Saturday, July 4, 2015

A Possible Broken Mirror Book?

Rish here.  Today I came up with an idea for a story, or rather, a premise that a whole series of stories could possibly be written about.*  I immediately called Big up, intent on telling him my idea and asking him what he thought.  He did not answer.

So, I went to work.  At work, I thought a bit more about the premise, fleshed it out a little bit in my head, and during lunch, fired up my laptop to go to town on this thing.  I typed "In a small Idaho town, there is a hotel or bed and breakfast where, once a y--"

Then my laptop's battery went out and it shut down.  I was pretty sure it had a charge when I left, but ah well.  So I grabbed a piece of paper and jotted down the rest of my idea.  It seemed exciting to me, and I thought it would be fun not only to write a story based on this premise, but see if others would want to do it too.  Before I went back to work, I listed six or seven possible tales one could write based on this.

Immediately after work, I called Big whilst getting into my car to pitch the idea to him.  We could do a sort of Broken Mirror Story Event with this premise and let people send us stories, which we could publish as a book, or produce as an audiobook, or podcast as episodes in October or something.  While I was describing it to him, I began to fear that it was a bad idea, though, and that nothing would come of it, and I would end up feeling depressed that nobody but me cared, and realize the meaningless of life so fully that I could never enjoy anything again.

Big thought that maybe I should write it as my novel this summer, just take all six or seven story ideas and work them together in an abomination like Neil Gaiman's "The Graveyard Book."  I did not fancy that idea, and got the impression he too found my premise to be weak, and thought I maybe should never write again.

But then he brought up the idea of doing a Kickstarter campaign for the book, getting people onboard to support the project, and see who might be interested in helping us or collaborating with us.  He suggested Tom Tancredi, our biggest fan.  I suggested Marshal Latham, who recently did a successful Kickstarter for his own show.  Announcer Man suggested I stick my junk in a light socket.

The problem with me and ambition is, it doesn't stick around very long.  If I don't follow up on something immediately, my passion begins to cool and it is soon forgotten,  Kind of like this novel I'm supposed to be writing right now.  So I told Big what I wanted to do (present the sandbox I was inviting others to play in by writing an initial short story that explains the premise and "the rules," and come up with amusing incentives for people who back our campaign), and what I didn't want to do (figure out how a fudgin' Kickstarter works, try and badger people for money, contact and pester people about sending us their stories, and try and motivate B.D. Anklevich--akin to getting Fred J. Dukes off of a toilet in the morning).  I wanted to excitedly present my story idea, go off and write my own, then oversee the submissions that come in, maybe make a suggestion here or there so they all feel like they're in the same world.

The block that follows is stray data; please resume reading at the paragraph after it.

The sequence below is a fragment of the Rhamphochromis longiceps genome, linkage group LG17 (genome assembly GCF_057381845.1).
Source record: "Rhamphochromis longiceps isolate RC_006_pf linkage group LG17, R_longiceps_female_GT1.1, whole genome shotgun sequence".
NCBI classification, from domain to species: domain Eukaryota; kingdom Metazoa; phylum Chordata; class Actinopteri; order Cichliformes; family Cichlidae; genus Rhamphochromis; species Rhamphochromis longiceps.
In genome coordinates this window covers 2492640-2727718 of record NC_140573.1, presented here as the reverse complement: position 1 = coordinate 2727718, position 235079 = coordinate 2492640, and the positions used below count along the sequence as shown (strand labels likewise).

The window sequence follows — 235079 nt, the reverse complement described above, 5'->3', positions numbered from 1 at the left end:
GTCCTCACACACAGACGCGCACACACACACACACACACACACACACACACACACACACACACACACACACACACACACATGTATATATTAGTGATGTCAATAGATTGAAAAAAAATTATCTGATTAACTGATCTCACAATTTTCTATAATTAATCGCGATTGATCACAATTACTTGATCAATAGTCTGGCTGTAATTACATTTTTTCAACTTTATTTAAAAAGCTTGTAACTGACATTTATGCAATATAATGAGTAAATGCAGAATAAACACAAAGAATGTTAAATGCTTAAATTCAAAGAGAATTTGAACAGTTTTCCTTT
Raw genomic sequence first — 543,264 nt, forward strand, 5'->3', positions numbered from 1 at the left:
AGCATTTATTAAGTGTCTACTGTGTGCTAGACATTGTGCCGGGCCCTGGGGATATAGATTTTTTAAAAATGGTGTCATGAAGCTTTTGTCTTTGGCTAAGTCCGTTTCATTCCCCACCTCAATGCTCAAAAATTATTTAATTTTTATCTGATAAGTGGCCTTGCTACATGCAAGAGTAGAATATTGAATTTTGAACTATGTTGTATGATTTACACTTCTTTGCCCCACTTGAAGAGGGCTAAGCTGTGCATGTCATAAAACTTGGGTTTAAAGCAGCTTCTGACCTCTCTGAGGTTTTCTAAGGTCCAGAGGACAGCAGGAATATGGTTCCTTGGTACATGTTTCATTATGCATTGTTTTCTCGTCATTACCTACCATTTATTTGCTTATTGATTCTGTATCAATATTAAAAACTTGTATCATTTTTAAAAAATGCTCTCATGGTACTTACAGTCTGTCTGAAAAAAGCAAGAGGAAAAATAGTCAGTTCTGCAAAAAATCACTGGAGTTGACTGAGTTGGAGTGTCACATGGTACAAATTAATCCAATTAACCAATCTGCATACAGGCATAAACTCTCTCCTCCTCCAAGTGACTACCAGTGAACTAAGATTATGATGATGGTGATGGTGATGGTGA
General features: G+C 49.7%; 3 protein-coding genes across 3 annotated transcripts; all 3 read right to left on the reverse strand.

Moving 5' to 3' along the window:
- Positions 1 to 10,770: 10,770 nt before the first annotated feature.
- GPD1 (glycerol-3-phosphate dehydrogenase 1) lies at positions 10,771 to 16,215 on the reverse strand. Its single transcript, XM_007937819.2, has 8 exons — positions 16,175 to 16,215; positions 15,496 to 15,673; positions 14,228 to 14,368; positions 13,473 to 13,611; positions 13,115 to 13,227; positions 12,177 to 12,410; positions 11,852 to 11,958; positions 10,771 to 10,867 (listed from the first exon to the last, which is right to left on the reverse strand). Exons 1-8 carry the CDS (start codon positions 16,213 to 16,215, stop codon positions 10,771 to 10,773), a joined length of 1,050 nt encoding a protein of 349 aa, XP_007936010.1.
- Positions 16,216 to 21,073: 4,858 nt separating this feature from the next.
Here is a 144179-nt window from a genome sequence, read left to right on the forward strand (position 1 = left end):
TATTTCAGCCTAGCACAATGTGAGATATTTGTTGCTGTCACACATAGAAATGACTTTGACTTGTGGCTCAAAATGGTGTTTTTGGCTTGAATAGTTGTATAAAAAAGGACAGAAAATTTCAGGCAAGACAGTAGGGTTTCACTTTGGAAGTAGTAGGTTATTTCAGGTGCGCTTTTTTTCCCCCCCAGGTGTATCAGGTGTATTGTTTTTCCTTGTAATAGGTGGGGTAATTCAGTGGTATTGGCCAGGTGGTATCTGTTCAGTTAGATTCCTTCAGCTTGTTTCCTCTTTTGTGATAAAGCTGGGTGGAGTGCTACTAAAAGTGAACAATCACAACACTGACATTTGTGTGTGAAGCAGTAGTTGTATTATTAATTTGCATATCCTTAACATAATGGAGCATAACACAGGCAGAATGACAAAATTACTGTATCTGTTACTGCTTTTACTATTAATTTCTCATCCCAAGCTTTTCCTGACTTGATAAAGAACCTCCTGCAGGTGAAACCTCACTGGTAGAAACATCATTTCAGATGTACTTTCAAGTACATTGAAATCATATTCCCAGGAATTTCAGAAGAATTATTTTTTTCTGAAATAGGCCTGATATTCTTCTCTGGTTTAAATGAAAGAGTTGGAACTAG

We considered doing a Kickstarter years ago, and didn't do it.  We considered publishing a "Best of the Dunesteef" collection years ago, and didn't do it.  We recorded a final episode of the show where we air our grievances and cite our highlights, and never aired that show.  But my thought is, if we did either of the first two things, we'd find it all the easier to do it a second time, and maybe springboard off that success with a bigger, ambitiouser project.  Stranger things have happened.

This is something I still want to do.  Tomorrow, I may feel differently, but right now, I'm almost to the point where I'd like to start writing my story right now, to heck with the doubts and reservations.  I was going to post on Facebook and see if anyone else was interested . . . and I'd do it right now.  I told Big that I was like a husband who discovers in the night that he's eager to have sex.  He awakens his wife and lets her know that, with her or alone, he's gonna do some sexification.  Big did not find my metaphor quite as charming, I fear.

He also told me that, if I was so smart, what would we call this little project?

I told him not to worry, that that's what I do, it's what I live for, to help unfortunate merfolk, like yourself.  And that I'd have a kickass title in two shakes of a lamb's tail.

Shake.  Shake.

So, my project is called . . . "Dead and Breakfast."

I fortunately know a little magic.  It's a talent that I always have possessed.

So, now I'm going to get some actual work done.  Tomorrow, maybe this idea (and that title) won't sound quite so ingenious.  That happens a lot, from time to time, nearly constantly, on occasion.  But if you're reading this and you'd like to encourage me, or volunteer to do something from cover art to promotion to writing a story to donation support, well, let me know in the comments.  The life you save may be your own.

Rish Outfield, A Very Busy Woman and I Haven't Got All Day

*I did something similar a year or two ago, actually writing two of them, and then sharing them with, you guessed it, absolutely nobody.

1 comment:

  1. I once wrote a story called "Vote Early, Vote Coffin." It was set in Prohibition-Era Chicago, where the mayor was seeking re-election by raising the dead to vote. It's based on the true corruption of pets and dead folks "vote" in local elections due to the massive Democrat Machine.

    Anyway, "Dead and Breakfast" reminded me of that tale. You should do it. Good luck